I blink and in that second I find myself in another place— in another time.
It’s the familiar park where I spent my youth, steps away from my childhood home. Nestled on the corner of my suburban neighborhood, this park was my social bond. I spent days on end here playing with friends. I came with others. But some days I came alone.
The pathway feels so familiar I have no need to look ahead as my feet lead me in. My mind is free to wander.
The sign is more visible in the bushes than I remember. It has faded now, worn from the weather and the years. But I can’t help but smile at the wooden planks and yellow painted letters. I remember all those times I felt rebellious as I sat on top of it.
The hill I sledded down every winter used to be a mountain. Now, it’s flattened out with mild angle. It is no longer the steep challenge I used to face. As I peer over the top, I can remember the anticipation of sliding down, my apprehension and fear of going too fast. I remember climbing back up each time, pulling my sled behind me, just waiting to feel the rush one more time.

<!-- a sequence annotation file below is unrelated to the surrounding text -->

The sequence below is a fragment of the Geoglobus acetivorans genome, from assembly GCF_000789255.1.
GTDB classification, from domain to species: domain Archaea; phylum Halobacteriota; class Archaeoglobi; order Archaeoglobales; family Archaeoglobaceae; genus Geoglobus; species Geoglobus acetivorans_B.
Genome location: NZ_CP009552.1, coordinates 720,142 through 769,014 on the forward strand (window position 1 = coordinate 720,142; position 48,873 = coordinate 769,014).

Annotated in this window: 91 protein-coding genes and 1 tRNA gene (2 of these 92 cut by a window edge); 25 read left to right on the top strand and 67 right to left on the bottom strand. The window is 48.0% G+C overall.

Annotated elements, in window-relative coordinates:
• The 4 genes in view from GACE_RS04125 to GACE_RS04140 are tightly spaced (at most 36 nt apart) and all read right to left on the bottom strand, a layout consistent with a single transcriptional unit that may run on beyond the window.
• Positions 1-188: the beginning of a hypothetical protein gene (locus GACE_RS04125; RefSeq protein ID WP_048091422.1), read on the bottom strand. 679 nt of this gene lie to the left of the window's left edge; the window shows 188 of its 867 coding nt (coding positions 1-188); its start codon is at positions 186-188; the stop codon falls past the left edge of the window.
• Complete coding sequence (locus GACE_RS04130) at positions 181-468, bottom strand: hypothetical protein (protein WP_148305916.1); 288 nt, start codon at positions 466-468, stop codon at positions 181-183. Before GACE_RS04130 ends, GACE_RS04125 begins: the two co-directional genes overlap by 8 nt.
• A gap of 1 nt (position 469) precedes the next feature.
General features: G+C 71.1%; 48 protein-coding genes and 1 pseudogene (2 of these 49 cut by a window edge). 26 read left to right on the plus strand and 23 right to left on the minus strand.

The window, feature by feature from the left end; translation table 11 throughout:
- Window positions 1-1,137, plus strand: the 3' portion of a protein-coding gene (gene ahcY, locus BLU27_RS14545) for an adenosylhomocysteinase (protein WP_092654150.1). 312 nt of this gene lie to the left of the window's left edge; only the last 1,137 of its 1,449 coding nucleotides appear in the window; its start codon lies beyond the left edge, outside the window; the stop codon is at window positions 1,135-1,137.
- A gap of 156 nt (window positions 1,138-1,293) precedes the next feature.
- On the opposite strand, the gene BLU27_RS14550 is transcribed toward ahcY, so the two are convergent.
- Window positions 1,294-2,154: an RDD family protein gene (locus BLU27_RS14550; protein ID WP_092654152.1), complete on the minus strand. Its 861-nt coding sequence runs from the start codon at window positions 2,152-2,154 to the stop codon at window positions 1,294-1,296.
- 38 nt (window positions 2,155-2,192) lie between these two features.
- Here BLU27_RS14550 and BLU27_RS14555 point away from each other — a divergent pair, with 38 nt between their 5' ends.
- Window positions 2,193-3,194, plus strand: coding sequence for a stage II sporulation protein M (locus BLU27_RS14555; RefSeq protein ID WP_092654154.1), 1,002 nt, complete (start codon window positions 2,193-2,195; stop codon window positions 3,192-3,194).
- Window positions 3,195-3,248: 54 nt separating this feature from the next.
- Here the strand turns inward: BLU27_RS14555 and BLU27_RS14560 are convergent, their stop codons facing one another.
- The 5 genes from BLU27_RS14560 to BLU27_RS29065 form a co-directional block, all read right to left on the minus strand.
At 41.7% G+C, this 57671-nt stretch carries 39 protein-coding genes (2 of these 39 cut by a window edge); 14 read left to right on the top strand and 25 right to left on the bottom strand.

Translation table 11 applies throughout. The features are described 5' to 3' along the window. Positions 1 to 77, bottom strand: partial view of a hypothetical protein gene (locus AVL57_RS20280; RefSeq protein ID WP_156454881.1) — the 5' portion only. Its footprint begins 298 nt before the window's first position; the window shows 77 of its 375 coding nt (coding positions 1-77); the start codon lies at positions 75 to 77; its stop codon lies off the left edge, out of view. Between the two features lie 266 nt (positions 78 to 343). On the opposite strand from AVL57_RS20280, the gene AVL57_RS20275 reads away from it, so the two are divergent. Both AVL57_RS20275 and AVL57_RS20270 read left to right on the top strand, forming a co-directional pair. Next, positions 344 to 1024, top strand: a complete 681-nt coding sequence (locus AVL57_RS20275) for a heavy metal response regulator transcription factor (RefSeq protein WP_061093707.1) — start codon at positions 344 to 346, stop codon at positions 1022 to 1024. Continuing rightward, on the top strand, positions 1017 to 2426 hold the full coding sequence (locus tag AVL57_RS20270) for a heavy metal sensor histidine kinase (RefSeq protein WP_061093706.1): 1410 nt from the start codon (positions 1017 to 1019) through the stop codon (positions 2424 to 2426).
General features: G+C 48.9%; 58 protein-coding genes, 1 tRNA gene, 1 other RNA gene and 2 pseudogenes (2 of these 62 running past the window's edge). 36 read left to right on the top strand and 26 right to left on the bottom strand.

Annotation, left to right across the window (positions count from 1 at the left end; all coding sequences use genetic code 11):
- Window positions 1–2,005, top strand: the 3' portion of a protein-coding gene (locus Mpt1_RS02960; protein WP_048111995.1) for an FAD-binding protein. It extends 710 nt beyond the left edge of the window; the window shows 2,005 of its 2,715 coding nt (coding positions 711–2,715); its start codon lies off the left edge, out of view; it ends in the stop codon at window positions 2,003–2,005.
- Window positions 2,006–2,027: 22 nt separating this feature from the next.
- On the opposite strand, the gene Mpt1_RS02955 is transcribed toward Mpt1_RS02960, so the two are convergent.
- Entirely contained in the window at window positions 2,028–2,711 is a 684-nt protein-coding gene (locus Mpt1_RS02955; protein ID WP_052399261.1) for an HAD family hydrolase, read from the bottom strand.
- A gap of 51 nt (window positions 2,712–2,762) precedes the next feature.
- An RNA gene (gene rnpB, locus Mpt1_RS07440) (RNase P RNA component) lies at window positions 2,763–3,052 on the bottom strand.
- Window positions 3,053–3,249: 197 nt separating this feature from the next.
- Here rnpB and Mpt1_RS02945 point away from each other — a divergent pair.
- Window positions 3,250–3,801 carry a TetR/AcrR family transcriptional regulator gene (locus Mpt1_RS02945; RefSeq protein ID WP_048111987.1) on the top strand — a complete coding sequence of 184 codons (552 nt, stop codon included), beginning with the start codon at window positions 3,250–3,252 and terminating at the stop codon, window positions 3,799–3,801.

The evergreens are rooted in the same place as they’ve always been. They towered over the neighborhood, I felt so small in their presence. They were the perfect hiding spots during games of hide-and-seek. Those trees felt like giants before, but now they feel smaller. I’ve outgrown them.
I’ve outgrown this place too. I tower over the playground; I don’t fit in the structures comfortably. It’s the world’s way of telling me that I’m no longer a part of this place, this life. I will always be able to visit, but I’ll never be apart of it, not anymore.
But there’s a kind of magic in that place, an innocence that I can never quite get back. Maybe that’s why I keep seeing it whenever I close my eyes.
It was a simpler life back then. A world where my biggest fear was riding my bike home when the world went dark, lit only by the streetlights. Where the only pain I felt was when I fell and scrapped my knee. The only disappointment was from the rain that kept us inside on those long summer days.
I guess I long for that simplicity again, a life without heartache, without disappointment, without pain.
Life before the world became honest, before time forced me to grow up. Before I learned how valuable that time was. If I’d know that then, I would have cherished every moment.
So I slip on my rose-colored glasses one more time because maybe, just maybe, I can escape my reality for a little while longer. But I am hasty. I am too eager to stay trapped in the past that I drop the glasses, cracking the lenses. The memory disappears, fading into nothing.
I blink, and the real world comes rushing back.